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Five Things You Need to Know About the SLSO’s 23/24 Season

By Eric Dundon

The St. Louis Symphony Orchestra’s 2023/2024 season is almost here—and with it comes powerful experiences that enrich our lives, spark emotions, and inspire us to imagine and dream. Along with the familiar experiences of the orchestra’s warm and dazzling sound, a few things are new for the season as Powell Hall—the SLSO’s home—is closed for a transformative expansion and renovation.

St. Louis Symphony Orchestra Forest Park
The SLSO's 144th season will begin in familiar fashion with a free concert on Art Hill, September 21. (Photo: Virginia Harold)

Here are five things to know about the upcoming 144th season:

1. Our Homes Away From Home

Stifel Theatre
Stifel Theatre is one of the main venues for the season.

The doors of the revamped Powell Hall will open in 2025, but until then, we’re heading out into the St. Louis community. The 23/24 season will kick off in familiar fashion, with the SLSO performing under the stars on Art Hill in Forest Park, and throughout the season, the orchestra will present programs in five main venues throughout the region—the same number of temporary homes the orchestra performed in from its founding in 1880 until it moved into Powell Hall in 1968. The SLSO’s home away from homes including the Touhill Performing Arts Center at the University of Missouri–St. Louis—a Presenting Partner of the season, Stifel Theatre, Pulitzer Arts Foundation, The Sheldon, and the J. Scheidegger Center for Performing Arts at Lindenwood University. One-night-only concerts will take place throughout the region from downtown to Cottleville. These venues were selected for their acoustics, production capabilities, and comfort for our audiences and artists.

2. New Time for Saturday Night Concerts

We know your Saturday nights are busy. In response to audience feedback, we’ve reconfigured all Saturday night concerts to start at 7:30pm, allowing you plenty of time to head home (or out to an afterparty!) once the concert concludes. Our long-time concert broadcasts on St. Louis Public Radio will make the shift with us—concerts at the Touhill Performing Arts Center at UMSL will also begin at 7:30pm. This means Saturday in-person Pre-Concert Conversation, sponsored by Washington University Physicians, will begin at 6:30pm, providing insights in the music performed on the program. Our other concert times remain the same: 10:30am for Coffee Concerts, 7:30pm for Friday nights, and 3:00pm for Sunday afternoons.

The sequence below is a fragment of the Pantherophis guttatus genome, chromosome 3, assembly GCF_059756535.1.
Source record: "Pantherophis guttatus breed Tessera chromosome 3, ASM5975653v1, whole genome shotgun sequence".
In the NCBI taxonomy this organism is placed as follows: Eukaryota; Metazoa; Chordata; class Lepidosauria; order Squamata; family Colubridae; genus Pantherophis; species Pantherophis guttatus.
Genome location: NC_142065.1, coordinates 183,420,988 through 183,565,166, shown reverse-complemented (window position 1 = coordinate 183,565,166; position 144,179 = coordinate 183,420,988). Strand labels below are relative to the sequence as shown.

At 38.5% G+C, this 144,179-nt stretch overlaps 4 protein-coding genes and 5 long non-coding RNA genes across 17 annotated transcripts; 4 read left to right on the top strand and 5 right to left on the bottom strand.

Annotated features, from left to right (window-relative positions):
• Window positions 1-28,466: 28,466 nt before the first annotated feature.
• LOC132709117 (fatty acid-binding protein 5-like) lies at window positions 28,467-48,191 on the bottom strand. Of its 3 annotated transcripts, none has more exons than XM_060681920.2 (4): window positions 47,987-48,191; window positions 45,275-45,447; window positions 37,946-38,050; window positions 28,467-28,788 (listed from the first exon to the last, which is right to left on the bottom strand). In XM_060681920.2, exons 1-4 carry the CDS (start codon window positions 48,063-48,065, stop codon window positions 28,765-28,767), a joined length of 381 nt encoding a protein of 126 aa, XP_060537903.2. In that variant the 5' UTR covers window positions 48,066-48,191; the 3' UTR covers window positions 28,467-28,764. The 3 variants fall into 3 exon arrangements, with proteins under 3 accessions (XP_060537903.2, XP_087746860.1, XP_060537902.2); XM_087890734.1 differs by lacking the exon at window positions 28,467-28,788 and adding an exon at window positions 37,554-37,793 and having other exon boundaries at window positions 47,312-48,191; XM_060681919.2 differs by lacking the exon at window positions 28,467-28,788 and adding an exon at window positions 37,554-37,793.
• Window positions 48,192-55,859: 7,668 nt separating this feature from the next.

3. A New Series

David Halen
Concertmaster David Halen is one of the curators of the new Live at The Sheldon series.

Have you always wants to hear an individual musician’s sound? Watch the strokes of their bow up close? See their intense focus, all in service of outstanding music? This season, we’re introducing a new, five-concert chamber music series in collaboration with The Sheldon. Showcasing the talents of SLSO musicians in smaller groups, the St. Louis Symphony Orchestra: Live at The Sheldon concert series presents a wide variety of chamber music in The Sheldon, the SLSO’s neighbor in Grand Center known for its exceptional acoustics and intimate atmosphere. Curated and performed by SLSO musicians, concerts spotlight the curators and the instruments they play, with programming that spans the entire chamber music library, from beloved standards like Maurice Ravel’s String Quartet in F and Ludwig van Beethoven’s Sextet in E-flat to lesser-heard composers like Louis Spohr, Florence Price, and Paul Hindemith.

4. Getting To Our Concerts

For all classical performances, the SLSO will offer its Symphon y Shuttle for $15 per passenger per concert. All passengers must have both a shuttle ticket and concert ticket. Pick up for concerts at UMSL’s Touhill Performing Arts Center will be at Plaza Frontenac, while concerts at the Stifel Theatre will have two pick-ups: Plaza Frontenac and St. Louis Community College–Forest Park. If you prefer to drive, the Touhill at UMSL has a large, free parking lot. Several parking lots and garages surround Stifel Theatre. And don’t forget about public transportation! Metrolink has stops near both venues.

5. All About the Community

While the orchestra performs in venues throughout the region, our programming reflects the talents that make St. Louis one of the most thriving cultural landscapes in the country. A March program combines music and dance for an outstanding collaboration with The Big Muddy Dance Company in the premiere performance of a new work by Adam Schoenberg. The Saint Louis Zoo will join the SLSO for fun and informative activities before the October Family Concert, A Zoo Called Earth. We’ll collaborate with long-time friends at the Pulitzer Arts Foundation and Opera Theatre of Saint Louis, and we return to the venerable Cathedral Basilica for an inspirational performance of Gabriel Fauré’s Requiem. Concerts will take us from west county to St. Charles.


Eric Dundon is the SLSO’s Public Relations Director.

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